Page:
Jake Whitehouse’s remarkable collection of postcards illustrates his wider interest in local history and the Staffordshire landscape.
Many of these postcards provide context for the Great War Camps on Cannock Chase. They show the places the troops would have frequented during World War 1: Milford Common, the Brine Baths in Stafford, churches, public houses, shops, cafes, villages and towns.
Many more are of Staffordshire places surrounding Cannock Chase and further afield, from the late 19th century until the 1980s. Cannock, Hednesford, Rugeley, Stafford, Penkridge, Brocton and the Haywoods are well represented, but the collection ranges as far as Church Eaton and Brewood to the west, Alrewas and King’s Bromley to the east, Mucklestone in the north, and Great Wyrley and Brownhills to the south. Many of these are rare, if not unique images.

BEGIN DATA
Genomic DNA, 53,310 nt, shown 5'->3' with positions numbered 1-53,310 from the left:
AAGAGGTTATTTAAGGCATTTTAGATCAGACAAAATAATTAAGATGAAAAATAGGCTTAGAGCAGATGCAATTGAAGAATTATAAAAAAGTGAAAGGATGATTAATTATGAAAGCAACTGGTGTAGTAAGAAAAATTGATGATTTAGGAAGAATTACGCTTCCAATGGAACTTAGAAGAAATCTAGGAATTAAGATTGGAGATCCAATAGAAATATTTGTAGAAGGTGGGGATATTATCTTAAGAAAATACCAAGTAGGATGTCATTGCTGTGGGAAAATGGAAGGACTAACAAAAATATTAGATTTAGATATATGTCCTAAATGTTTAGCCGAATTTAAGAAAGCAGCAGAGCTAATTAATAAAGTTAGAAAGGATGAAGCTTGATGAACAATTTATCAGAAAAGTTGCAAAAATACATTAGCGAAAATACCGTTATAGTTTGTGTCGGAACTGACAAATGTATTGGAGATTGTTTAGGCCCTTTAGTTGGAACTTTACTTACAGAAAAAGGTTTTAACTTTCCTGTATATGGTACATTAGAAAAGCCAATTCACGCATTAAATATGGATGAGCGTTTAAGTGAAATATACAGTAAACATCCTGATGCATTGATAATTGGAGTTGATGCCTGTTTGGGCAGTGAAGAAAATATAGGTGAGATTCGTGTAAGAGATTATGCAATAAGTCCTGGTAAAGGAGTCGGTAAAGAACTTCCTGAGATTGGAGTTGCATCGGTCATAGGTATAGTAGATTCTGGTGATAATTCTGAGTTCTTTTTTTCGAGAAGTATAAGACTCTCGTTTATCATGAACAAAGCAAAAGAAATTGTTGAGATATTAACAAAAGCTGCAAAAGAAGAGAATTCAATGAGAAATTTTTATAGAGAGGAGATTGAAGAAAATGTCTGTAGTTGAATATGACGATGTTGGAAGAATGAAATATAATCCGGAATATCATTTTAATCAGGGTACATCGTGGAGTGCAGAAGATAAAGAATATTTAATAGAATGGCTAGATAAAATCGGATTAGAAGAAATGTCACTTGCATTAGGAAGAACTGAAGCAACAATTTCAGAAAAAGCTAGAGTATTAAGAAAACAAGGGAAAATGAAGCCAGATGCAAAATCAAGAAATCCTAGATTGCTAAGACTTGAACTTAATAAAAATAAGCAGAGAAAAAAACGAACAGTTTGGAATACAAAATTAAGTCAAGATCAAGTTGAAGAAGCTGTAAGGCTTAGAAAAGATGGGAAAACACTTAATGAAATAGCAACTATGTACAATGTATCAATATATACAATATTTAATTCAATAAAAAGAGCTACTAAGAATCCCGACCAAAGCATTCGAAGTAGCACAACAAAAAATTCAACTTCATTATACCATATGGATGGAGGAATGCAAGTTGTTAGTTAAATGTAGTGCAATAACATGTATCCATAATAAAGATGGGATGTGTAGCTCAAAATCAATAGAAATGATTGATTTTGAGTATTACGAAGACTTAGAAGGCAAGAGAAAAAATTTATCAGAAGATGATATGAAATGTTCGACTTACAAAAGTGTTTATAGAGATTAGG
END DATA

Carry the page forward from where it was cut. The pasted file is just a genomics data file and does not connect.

Although plain postcards had existed since 1870, picture postcards were first introduced in the United Kingdom in 1894 by E.T.W. Dennis of Scarborough.
What became the standard size for postcards, 5 ½ inches by 3 ½ inches, was introduced in 1899. At this time only the address could be written on the reverse, so publishers tended to leave a border or space for a message on the front, picture side.
In 1902 the ‘divided back’ was introduced: messages could be written on one half and the address on the other. The period up to the start of the Great War was the heyday of postcard production, and the majority of the cards in the Jake Whitehouse collection date from these years.
During the Great War postcards remained immensely popular; they were the main means of communication between soldiers and their loved ones, as well as being a handy way of sending a photograph of themselves as a keepsake. A noticeable change was that postcards were no longer printed in Germany.
After the war postcard production continued, albeit at a lower level, and indeed they are still produced and sent today.